The bloody harvest in Kabul, the capital of Afghanistan, has yielded at least 130 people killed over nine days. In the latest attack on Monday at the entrance to a military academy, at least 12 people were killed. Two days earlier an ambulance laden with explosives blew up near a military checkpoint, killing at least 103 people, and a week before that the Intercontinental Hotel was attacked by a group of armed men who killed at least 18 people, 12 of them foreigners.
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Since 2011, when Afghanistan was occupied by the United States and coalition forces, Western estimates are that 150,000 people have been killed there, including more than 2,500 coalition fighters.
Although these numbers pale compared to the death toll in Syria, the fact that during the peak years in Afghanistan there were about 100,000 American soldiers operating alongside the Afghan army makes this shaky state a terrible American military and diplomatic failure. U.S. President Donald Trump, who recently announced that he will increase U.S. military forces there after most of them were withdrawn in 2014, offered no diplomatic plan for ending the war in Afghanistan, other than a desperate plea by Secretary of State Rex Tillerson, who said, “All countries who support peace in Afghanistan have an obligation to take decisive action to stop the Taliban’s campaign of violence.”
What are these “peace-loving” countries meant to be doing? The U.S. administration has no concrete proposals. About 15,000 American military advisers are already operating in Afghanistan, and they will soon be joined by at least 1,000 special forces soldiers whose training was cut short six months so that they could be sped to the Afghan arena. After that, some 4,000 fighters are expected to arrive to serve as “mentoring advisers” who will not only guide the Afghan army, but should spare Trump the need to revive the “flooding strategy” that was implemented in Afghanistan and Iraq, which assumed that power and more power would eliminate terrorist bases. In Iraq, this strategy worked quite successfully; in Afghanistan, as the ongoing war proves, it didn’t.
The Afghan army, in which the United States has invested more than $60 billion in training and equipment, numbers some 200,000 troops on the ground and air units, but it is a tribal army that relies on regional units and uses the “services” of private militias that often operate according to local interests rather than national ones. Today the Taliban controls more than 30 percent of the country, and its goal is to topple the elected government in order to establish an Islamic state along the model it had imposed in the 1990s. Both the Taliban and Haqqani network activists continue to enjoy the generous funding of tycoons, mainly from the Gulf states, and last year there were reports of developing ties between the Shi’ite Iranian regime and the Sunni Taliban. This connection is meant to serve two purposes – to prevent the Taliban from attacking Iranian targets and the Shi’ite minority living in Afghanistan, and to stop possible attacks by ISIS-Afghanistan on Iran. As a side benefit, it is also an effective way to compete with Saudi Arabia over influence in Afghanistan. ISIS-Afghanistan is the least significant force, although it was quick to take responsibility for some of the recent attacks, but there are also the rival forces of tribal or regional militias that threaten stability, a threat that will increase as the parliamentary elections in July get closer.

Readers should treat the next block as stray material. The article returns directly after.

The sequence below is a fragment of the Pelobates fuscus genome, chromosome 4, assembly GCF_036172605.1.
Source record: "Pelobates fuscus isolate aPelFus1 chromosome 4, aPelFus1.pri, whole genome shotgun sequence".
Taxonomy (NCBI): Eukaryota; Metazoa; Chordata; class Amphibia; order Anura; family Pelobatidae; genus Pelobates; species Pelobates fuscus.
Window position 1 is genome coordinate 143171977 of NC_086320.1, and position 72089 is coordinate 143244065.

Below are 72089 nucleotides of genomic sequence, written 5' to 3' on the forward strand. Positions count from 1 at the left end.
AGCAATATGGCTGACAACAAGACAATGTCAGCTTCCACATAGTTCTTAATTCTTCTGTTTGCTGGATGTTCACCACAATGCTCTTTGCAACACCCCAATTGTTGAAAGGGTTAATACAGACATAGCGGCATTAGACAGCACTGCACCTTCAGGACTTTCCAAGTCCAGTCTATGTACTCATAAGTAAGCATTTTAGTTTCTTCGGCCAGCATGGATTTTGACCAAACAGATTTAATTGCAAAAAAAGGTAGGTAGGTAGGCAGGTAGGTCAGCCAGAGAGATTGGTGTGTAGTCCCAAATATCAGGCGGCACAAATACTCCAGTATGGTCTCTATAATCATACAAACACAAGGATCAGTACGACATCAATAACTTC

In the face of these numerous rival forces and the total dependence of the government on U.S. financial aid, every political or military decision in the country essentially rests with Trump. The big question is not whether tactical or strategic moves can defeat the government’s enemies, but how long Trump will continue to support a country that only sucks in more American troops.